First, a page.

This year marks the 100th anniversary of the 24 Hours of Le Mans, first held in May 1923 in aid of stimulate innovation in the growing automotive industry, it emphasizes not only speed, but also efficiency, reliability and durability.

“It’s a very tough race and the biggest race,” he said Tom Kristensenwho won Le Mans a record nine times.

The Automobile Club de l’Ouest organized this first race and designed a course on public roads south of Le Mans that cut through forests and passed residential areas.

“It’s one of the biggest events on the calendar, up there with the Monaco Grand Prix, the Indianapolis 500, the Daytona 500,” said Anthony Davidson, who has raced 13 times. “Everyone has heard of Le Mans. It’s a race that every generation can click and understand.”

The layout of the circuit, which still uses public roads, has undergone only minor modifications, mostly for safety reasons, and is usually held around midsummer for maximum daylight. Driving time limits were gradually introduced and each car now has three drivers.

At the start of the race, drivers ran across the track and jumped into their cars, but this practice was abandoned in 1970. Companies used Le Mans to test automotive innovations such as seat belts. Twenty-five car manufacturers have taken overall victories at Le Mans, with Porsche winning the most in 19.

It is the main event of the FIA ​​World Endurance Championship, which is raced all over the world.

“The cars we see in the WEC are largely designed to win Le Mans,” Davidson said. “Every manufacturer’s only goal is to win this race. When June comes, all the attention is on Le Mans and it’s all you can think about racing for a few months.”

The race starts on Saturday afternoon and ends a day later after almost 400 laps on a roughly 13 kilometer, i.e. eight mile circuit.

“You always have to think about something,” Kristensen said. “You think about the driving, the setup, the race itself; it’s just huge. The race is long, it’s hard, your heart rate as a rider runs like you’re running a marathon.”

Drivers must balance overall commitment and all-day focus.

“In Formula One it’s two hours at most,” said Nico Hülkenberg, who won Le Mans in 2015. “It’s 24 hours. It’s a much longer term game. You have to choose your risks carefully; it’s more about getting through without incident, staying alive. And you share a car with teammates: It’s not just about you.”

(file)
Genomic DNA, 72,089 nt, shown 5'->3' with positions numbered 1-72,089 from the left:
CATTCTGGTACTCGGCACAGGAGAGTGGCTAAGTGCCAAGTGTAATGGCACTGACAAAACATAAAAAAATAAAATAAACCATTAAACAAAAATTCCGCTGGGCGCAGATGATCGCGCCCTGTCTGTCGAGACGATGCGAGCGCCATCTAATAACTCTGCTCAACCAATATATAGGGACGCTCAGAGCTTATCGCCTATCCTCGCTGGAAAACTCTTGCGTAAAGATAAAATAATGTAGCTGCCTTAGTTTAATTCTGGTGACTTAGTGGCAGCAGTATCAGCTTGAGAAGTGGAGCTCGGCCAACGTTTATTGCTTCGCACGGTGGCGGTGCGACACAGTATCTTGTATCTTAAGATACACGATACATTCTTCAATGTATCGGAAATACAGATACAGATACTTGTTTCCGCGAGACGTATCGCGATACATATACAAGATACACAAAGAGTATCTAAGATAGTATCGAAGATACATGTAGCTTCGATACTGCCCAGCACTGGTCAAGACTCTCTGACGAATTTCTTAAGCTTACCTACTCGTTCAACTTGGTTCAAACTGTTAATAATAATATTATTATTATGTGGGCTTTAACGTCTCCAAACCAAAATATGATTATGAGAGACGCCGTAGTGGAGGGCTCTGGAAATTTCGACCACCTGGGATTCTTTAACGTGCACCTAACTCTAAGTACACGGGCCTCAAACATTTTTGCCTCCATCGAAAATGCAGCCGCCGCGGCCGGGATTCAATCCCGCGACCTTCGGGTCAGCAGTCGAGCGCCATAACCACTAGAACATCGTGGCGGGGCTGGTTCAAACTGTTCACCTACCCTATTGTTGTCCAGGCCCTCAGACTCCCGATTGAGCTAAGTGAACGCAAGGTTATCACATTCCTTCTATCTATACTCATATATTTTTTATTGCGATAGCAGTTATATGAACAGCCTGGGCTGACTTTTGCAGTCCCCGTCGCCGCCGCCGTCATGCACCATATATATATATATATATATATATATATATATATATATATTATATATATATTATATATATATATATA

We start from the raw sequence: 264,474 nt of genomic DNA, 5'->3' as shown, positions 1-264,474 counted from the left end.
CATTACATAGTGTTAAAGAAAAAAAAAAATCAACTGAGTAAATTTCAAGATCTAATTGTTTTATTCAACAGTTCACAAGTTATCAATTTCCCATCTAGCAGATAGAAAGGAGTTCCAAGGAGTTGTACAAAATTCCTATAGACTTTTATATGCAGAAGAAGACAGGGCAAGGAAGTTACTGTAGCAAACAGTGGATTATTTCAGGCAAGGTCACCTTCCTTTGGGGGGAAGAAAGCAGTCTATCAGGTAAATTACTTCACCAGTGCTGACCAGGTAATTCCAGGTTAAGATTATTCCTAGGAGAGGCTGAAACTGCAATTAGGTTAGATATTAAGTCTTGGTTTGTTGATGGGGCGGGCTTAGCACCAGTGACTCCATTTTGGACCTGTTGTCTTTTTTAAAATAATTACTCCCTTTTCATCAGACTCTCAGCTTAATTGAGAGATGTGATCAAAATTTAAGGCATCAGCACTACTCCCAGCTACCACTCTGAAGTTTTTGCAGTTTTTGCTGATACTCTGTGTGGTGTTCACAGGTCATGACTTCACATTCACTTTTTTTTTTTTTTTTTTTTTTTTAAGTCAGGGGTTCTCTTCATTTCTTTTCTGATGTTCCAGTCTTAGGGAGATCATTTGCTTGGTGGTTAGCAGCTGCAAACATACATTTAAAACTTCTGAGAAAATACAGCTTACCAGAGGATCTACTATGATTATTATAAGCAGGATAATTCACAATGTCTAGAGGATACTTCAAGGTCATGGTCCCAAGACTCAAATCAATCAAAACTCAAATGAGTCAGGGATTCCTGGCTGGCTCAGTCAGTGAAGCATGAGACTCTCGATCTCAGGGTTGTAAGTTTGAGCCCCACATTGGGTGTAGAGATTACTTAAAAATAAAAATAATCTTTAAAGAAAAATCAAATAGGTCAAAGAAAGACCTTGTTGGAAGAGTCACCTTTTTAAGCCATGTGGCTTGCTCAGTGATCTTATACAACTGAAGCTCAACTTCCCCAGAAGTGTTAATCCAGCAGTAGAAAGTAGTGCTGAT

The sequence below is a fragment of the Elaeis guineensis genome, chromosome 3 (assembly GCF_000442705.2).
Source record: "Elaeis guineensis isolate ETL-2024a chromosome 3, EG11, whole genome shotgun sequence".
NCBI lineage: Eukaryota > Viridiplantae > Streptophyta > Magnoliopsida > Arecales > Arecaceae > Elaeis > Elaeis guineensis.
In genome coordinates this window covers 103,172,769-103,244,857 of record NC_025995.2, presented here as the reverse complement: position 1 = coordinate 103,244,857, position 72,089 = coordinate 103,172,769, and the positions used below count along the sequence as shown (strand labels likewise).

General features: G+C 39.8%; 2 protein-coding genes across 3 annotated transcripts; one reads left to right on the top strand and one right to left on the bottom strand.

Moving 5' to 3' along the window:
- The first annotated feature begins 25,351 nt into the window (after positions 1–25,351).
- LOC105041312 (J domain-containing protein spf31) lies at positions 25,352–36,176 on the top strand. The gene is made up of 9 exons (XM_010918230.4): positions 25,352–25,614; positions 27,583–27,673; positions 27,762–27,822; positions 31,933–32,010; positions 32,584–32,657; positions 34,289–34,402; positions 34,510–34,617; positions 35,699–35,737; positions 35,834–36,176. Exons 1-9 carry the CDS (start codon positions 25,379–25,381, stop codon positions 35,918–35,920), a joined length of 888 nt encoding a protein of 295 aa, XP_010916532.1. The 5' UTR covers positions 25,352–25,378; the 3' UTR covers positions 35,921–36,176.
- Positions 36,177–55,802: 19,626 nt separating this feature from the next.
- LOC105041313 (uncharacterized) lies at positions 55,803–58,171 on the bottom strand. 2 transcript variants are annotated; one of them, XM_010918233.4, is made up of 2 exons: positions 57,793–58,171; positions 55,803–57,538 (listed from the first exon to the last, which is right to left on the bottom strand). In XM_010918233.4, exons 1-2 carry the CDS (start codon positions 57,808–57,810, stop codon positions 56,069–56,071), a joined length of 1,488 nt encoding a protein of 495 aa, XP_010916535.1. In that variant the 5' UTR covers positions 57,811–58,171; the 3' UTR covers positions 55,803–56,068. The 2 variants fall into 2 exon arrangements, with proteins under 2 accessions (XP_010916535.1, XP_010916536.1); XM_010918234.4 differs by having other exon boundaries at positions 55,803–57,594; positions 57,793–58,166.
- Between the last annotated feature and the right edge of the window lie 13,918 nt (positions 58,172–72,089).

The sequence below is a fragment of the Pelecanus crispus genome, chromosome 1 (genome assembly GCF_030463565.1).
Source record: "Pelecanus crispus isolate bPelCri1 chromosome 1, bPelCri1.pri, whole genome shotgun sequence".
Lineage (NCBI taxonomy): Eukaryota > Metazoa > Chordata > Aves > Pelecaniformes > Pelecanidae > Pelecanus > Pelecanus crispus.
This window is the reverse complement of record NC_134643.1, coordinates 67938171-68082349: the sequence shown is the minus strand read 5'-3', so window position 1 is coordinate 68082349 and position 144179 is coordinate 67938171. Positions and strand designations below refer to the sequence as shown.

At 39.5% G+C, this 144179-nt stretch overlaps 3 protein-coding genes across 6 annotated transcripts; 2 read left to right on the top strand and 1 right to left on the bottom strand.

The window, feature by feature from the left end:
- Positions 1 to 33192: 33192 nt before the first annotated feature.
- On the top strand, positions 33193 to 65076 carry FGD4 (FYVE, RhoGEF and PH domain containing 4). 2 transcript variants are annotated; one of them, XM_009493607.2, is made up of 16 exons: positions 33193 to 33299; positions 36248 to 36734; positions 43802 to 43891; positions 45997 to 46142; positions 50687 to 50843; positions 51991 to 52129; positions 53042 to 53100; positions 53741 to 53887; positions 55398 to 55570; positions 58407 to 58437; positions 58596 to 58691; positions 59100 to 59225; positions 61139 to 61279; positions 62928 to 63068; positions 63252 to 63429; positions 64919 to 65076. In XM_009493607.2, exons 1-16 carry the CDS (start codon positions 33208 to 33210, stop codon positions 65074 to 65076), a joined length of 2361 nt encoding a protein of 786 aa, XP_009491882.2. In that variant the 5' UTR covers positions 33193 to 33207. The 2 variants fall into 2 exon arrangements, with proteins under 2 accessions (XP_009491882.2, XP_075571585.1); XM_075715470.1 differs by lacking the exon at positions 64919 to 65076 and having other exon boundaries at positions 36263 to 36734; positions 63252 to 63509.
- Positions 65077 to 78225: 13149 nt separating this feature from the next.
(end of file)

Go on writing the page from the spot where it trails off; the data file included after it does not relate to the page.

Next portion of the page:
Other elements are adaptation to evolving conditions and the fight against fatigue. Participants will try to sleep, but rarely for more than a few hours.

“You’ve got to be good at all times,” Davidson said, “at night when it’s cooler, maybe in wet conditions, the times when the sun is rising and setting and you’re blinded by all the dirt on the windshield.”

Spectators, many of whom camp out all week, play a big role while diversifying the action. In 2022, about 244,000 people participated.

“When you come for a week and you feel the build-up, it’s something: history, heritage,” said Kristensen, who says Le Mans is a “French institution” and a “festival of motor racing”.

Hülkenberg explained that he could smell “the smell of barbecue” coming from the campsites while lapping in the evening.

Le Mans is also about grief. Davidson, who broke two vertebrae in a crash in 2012, was part of the Toyota crew that led the race in 2016 until a power outage near the finish line. He never won Le Mans.

“I’m not sure I’ll ever get over it,” he said. “It was very psychologically scarring. As it unfolded, I remember thinking, ‘You’re going to have to be really kind to yourself over the next few days, because this is huge.’

“It was just awful. I know worse things happen in life, but when you’re an athlete and you put your life and soul into it,” he said, pausing, “it could be a mountaineer climbing Everest and you get so close and you’re almost there and your gear fail and you must be led down the mountain. When they take it away from you, it’s terrible and I wouldn’t wish it on anyone.’

Le Mans has its dark moments. It was canceled in 1936 due to a strike in France and was not held from 1940 to 1948 due to World War II and its aftermath. In 195584 people were killed when the car crashed into the crowd. A total of 22 riders have died in connection with the race, most recently in 2013.

As Le Mans enters its second century, Kristensen is confident the event will prosper.

“It looks incredibly healthy at the moment; it has a very good lead,” he said of the race. “It is very interesting that the manufacturers and others will come for 24 with Alpine, BMW, Lamborghini. ACO has a lot of hydrogen pressure [power] — 24 hours of electricity is a big challenge — but motorsport is where you bring new technology.”

“If you look at the whole history: disc brakes, windscreen wipers, seat belts, all that time it went to Le Mans,” he said, adding: “We had diesel technology, rear-view mirrors, hybrid cars. A lot has evolved in just the first 100 years, and you can’t cheat it in 24 hours, you can’t take a shortcut. Le Mans will bite you.”

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